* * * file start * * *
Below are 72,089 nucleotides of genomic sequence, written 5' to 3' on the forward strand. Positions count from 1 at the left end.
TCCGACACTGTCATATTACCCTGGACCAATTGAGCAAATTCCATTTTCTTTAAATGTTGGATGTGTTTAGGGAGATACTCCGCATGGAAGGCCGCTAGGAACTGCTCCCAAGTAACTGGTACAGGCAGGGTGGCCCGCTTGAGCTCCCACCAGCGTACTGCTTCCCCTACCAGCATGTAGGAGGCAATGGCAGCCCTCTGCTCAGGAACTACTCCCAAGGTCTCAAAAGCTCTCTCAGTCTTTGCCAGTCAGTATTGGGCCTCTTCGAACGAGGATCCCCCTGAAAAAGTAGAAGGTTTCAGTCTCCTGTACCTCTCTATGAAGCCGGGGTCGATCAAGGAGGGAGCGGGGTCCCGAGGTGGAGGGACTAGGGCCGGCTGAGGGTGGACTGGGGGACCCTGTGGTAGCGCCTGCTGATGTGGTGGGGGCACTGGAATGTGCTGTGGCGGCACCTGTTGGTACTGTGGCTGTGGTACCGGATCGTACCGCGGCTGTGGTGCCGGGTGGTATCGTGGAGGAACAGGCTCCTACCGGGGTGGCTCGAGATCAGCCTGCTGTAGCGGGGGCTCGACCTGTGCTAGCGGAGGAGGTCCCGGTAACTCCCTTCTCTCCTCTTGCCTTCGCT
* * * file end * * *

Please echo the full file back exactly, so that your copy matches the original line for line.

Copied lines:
Below are 72,089 nucleotides of genomic sequence, written 5' to 3' on the forward strand. Positions count from 1 at the left end.
TCCGACACTGTCATATTACCCTGGACCAATTGAGCAAATTCCATTTTCTTTAAATGTTGGATGTGTTTAGGGAGATACTCCGCATGGAAGGCCGCTAGGAACTGCTCCCAAGTAACTGGTACAGGCAGGGTGGCCCGCTTGAGCTCCCACCAGCGTACTGCTTCCCCTACCAGCATGTAGGAGGCAATGGCAGCCCTCTGCTCAGGAACTACTCCCAAGGTCTCAAAAGCTCTCTCAGTCTTTGCCAGTCAGTATTGGGCCTCTTCGAACGAGGATCCCCCTGAAAAAGTAGAAGGTTTCAGTCTCCTGTACCTCTCTATGAAGCCGGGGTCGATCAAGGAGGGAGCGGGGTCCCGAGGTGGAGGGACTAGGGCCGGCTGAGGGTGGACTGGGGGACCCTGTGGTAGCGCCTGCTGATGTGGTGGGGGCACTGGAATGTGCTGTGGCGGCACCTGTTGGTACTGTGGCTGTGGTACCGGATCGTACCGCGGCTGTGGTGCCGGGTGGTATCGTGGAGGAACAGGCTCCTACCGGGGTGGCTCGAGATCAGCCTGCTGTAGCGGGGGCTCGACCTGTGCTAGCGGAGGAGGTCCCGGTAACTCCCTTCTCTCCTCTTGCCTTCGCT